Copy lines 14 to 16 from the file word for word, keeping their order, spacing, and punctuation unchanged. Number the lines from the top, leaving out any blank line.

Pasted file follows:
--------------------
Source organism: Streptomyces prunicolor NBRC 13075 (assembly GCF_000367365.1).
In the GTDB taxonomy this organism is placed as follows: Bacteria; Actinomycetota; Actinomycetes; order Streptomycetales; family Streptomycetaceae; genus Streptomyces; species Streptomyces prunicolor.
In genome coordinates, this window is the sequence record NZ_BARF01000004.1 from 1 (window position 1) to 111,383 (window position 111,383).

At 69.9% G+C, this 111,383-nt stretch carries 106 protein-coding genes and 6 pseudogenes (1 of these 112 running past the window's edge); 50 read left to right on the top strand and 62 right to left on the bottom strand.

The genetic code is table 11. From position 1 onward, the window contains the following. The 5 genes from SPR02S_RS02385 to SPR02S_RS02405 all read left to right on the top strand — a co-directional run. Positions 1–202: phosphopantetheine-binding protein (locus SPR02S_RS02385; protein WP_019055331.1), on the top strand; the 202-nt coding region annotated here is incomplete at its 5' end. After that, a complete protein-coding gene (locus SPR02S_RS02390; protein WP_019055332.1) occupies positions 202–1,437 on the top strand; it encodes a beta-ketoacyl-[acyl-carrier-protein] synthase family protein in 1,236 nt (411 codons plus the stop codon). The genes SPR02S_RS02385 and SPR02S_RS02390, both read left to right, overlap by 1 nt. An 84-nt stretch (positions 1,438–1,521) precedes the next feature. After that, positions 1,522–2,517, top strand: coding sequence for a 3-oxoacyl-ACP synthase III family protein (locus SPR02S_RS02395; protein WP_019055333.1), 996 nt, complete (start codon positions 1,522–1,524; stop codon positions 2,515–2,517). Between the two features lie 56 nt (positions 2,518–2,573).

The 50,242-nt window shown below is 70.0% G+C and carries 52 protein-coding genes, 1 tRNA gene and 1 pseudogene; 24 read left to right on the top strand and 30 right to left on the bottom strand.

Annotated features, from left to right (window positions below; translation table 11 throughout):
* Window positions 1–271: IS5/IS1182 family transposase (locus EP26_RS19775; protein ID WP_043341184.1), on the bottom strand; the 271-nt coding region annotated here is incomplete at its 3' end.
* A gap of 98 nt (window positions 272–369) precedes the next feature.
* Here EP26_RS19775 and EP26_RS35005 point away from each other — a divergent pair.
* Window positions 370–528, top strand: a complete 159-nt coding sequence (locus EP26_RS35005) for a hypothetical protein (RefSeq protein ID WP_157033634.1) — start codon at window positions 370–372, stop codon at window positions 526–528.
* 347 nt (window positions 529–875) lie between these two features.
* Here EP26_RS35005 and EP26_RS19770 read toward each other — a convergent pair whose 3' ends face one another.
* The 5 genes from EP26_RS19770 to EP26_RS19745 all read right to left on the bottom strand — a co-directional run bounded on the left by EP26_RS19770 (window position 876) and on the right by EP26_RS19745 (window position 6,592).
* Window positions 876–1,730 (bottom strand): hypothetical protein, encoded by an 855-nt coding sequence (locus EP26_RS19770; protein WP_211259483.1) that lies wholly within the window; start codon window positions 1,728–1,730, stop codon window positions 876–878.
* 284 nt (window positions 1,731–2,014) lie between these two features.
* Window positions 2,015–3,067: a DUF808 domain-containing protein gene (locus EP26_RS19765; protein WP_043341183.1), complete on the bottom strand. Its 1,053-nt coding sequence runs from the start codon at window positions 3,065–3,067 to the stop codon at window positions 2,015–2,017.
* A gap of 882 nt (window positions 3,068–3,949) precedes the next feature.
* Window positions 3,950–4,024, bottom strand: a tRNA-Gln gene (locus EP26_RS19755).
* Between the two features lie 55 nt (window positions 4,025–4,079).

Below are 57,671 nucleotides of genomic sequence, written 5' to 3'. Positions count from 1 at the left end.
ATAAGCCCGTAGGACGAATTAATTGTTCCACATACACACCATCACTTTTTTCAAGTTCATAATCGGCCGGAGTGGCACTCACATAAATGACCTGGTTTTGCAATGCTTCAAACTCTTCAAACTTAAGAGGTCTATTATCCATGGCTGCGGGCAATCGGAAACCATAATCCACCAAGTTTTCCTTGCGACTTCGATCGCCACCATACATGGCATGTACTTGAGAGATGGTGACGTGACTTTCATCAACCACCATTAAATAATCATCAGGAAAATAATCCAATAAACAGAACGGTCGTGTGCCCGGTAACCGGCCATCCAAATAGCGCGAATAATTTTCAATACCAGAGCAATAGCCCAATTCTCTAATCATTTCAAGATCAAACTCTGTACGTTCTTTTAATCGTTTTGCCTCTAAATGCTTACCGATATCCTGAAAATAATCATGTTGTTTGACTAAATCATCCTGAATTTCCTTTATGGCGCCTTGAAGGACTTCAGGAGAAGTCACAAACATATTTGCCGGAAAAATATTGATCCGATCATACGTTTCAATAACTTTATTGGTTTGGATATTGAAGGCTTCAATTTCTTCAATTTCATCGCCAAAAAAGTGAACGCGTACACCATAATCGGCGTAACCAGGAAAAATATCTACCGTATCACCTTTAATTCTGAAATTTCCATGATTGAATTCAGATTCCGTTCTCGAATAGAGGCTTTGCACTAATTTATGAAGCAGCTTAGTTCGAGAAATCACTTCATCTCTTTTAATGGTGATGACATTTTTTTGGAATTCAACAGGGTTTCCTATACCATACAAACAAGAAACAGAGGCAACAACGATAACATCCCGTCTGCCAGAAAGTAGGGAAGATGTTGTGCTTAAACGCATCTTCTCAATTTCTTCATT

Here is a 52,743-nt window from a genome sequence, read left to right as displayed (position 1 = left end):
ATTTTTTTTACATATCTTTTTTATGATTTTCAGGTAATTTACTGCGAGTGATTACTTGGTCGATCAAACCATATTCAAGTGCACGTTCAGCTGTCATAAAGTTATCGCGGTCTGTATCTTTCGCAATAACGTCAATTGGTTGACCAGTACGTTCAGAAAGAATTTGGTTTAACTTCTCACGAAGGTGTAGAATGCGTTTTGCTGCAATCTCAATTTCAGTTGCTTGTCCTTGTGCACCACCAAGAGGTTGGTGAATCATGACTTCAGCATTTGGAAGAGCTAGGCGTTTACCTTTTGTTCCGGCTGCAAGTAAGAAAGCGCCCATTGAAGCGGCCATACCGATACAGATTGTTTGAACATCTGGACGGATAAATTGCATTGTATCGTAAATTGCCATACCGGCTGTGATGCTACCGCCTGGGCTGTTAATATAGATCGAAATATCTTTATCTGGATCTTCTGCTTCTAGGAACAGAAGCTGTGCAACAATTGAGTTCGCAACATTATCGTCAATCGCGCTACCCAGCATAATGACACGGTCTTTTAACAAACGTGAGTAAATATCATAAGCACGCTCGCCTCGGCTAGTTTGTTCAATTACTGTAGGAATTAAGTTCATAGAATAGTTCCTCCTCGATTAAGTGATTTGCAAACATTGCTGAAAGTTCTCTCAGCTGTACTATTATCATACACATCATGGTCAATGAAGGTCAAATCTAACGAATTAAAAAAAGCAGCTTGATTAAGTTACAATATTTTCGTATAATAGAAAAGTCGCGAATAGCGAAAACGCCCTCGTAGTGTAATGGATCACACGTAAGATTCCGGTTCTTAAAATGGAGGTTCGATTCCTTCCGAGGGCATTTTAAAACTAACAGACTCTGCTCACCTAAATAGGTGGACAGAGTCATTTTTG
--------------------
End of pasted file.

* The 5 genes from EP26_RS19770 to EP26_RS19745 all read right to left on the bottom strand — a co-directional run bounded on the left by EP26_RS19770 (window position 876) and on the right by EP26_RS19745 (window position 6,592).
* Window positions 876–1,730 (bottom strand): hypothetical protein, encoded by an 855-nt coding sequence (locus EP26_RS19770; protein WP_211259483.1) that lies wholly within the window; start codon window positions 1,728–1,730, stop codon window positions 876–878.
* 284 nt (window positions 1,731–2,014) lie between these two features.